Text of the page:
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A Scrapbook of Digital Signal Processing

Coherent vs. Non-Coherent Integration

Coherent integration gain is the effect obtained by increasing the length of time during which a coherent signal is observed. An example is the 3 dB gain in SNR experienced by doubling the observation time of a CW signal (most easily viewed by looking at spectral estimates of increasing lengths -- 128 samples to 256 samples to 512 samples, etc). To obtain coherent integration gain, the signal must itself be coherent (i.e., occupy a small fraction of the analysis bandwidth).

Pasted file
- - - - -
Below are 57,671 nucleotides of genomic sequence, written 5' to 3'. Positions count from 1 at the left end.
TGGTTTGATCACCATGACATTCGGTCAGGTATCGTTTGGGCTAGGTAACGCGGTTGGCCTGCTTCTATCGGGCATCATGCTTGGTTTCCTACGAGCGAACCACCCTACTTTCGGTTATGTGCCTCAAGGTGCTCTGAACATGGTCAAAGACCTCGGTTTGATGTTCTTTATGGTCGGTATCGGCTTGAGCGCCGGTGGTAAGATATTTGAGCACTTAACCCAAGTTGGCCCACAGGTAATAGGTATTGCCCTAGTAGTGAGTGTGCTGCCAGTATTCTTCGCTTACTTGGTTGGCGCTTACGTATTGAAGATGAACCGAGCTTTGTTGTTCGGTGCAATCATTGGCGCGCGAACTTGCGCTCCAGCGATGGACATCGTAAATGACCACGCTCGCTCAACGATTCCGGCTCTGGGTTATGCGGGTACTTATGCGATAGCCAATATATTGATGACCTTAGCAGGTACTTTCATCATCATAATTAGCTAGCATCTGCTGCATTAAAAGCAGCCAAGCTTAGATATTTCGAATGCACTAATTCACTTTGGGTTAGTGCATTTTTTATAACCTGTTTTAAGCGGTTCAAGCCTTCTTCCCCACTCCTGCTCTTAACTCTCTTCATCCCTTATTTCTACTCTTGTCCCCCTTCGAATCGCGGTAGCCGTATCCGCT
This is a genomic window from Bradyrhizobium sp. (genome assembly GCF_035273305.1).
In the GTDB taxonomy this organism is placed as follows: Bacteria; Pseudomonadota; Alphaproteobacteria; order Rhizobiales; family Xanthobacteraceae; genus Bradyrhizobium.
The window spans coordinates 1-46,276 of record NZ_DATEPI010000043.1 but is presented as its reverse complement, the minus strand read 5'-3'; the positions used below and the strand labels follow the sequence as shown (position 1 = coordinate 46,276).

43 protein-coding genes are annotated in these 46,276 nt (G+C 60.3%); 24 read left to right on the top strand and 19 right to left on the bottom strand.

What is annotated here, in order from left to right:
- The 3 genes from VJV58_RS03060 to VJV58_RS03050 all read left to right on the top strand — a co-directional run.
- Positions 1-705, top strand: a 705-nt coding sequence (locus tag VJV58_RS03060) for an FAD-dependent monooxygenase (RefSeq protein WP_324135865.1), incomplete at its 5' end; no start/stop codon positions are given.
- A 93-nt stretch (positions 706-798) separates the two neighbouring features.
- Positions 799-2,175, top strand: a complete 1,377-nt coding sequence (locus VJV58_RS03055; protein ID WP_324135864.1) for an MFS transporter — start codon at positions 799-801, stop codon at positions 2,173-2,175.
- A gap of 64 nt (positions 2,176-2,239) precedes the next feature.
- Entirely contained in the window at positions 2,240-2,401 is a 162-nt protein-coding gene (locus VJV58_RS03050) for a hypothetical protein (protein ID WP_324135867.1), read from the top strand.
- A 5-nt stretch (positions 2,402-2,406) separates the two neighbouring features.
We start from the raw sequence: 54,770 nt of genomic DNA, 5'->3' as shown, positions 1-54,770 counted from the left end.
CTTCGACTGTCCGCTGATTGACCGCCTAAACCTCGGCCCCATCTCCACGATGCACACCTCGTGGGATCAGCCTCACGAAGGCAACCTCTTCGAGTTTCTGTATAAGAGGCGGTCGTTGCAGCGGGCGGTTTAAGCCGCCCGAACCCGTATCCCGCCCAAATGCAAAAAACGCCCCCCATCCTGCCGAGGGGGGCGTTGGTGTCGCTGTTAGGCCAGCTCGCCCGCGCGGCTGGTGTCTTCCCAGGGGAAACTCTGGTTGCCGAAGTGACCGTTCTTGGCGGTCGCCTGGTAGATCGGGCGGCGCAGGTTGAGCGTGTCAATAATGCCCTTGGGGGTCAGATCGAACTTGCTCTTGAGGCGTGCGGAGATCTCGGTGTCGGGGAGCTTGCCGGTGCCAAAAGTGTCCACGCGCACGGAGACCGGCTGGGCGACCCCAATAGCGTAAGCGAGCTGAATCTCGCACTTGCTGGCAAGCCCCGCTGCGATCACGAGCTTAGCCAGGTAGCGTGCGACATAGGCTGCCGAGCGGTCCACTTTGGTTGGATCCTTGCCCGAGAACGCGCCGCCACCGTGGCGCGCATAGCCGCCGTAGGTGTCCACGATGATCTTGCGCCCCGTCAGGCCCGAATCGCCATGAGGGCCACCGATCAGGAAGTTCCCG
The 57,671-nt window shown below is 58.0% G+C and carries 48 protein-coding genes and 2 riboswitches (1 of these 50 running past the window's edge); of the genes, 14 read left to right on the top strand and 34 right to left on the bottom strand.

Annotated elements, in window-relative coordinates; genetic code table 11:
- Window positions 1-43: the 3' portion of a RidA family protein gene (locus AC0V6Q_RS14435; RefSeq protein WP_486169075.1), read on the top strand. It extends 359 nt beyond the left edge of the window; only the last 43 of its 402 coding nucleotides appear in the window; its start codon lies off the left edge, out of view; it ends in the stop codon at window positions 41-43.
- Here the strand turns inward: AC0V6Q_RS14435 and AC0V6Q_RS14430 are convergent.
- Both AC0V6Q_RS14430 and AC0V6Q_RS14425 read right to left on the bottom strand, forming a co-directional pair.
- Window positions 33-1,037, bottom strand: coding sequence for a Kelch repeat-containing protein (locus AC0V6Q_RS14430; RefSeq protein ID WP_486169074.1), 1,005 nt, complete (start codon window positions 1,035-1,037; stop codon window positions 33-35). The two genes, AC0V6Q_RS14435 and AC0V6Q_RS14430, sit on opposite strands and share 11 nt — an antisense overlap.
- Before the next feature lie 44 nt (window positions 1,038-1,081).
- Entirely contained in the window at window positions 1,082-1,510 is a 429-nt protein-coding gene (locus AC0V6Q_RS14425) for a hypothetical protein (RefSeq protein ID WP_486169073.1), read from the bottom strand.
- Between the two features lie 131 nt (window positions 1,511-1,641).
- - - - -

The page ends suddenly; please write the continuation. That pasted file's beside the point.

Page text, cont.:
Non-coherent integration gain is the effect obtained by averaging together signal estimates taken during successive time slices, each having the same, fixed length. An example is the averaging of spectral estimates by performing point-by-point summation of the power in identical frequency bins, which smooths out the noise variance, but does not actually increase the SNR itself. A similar effect is observed when averaging together successive radar power returns point-by-point in identical range bins.

See also Dynamic Range

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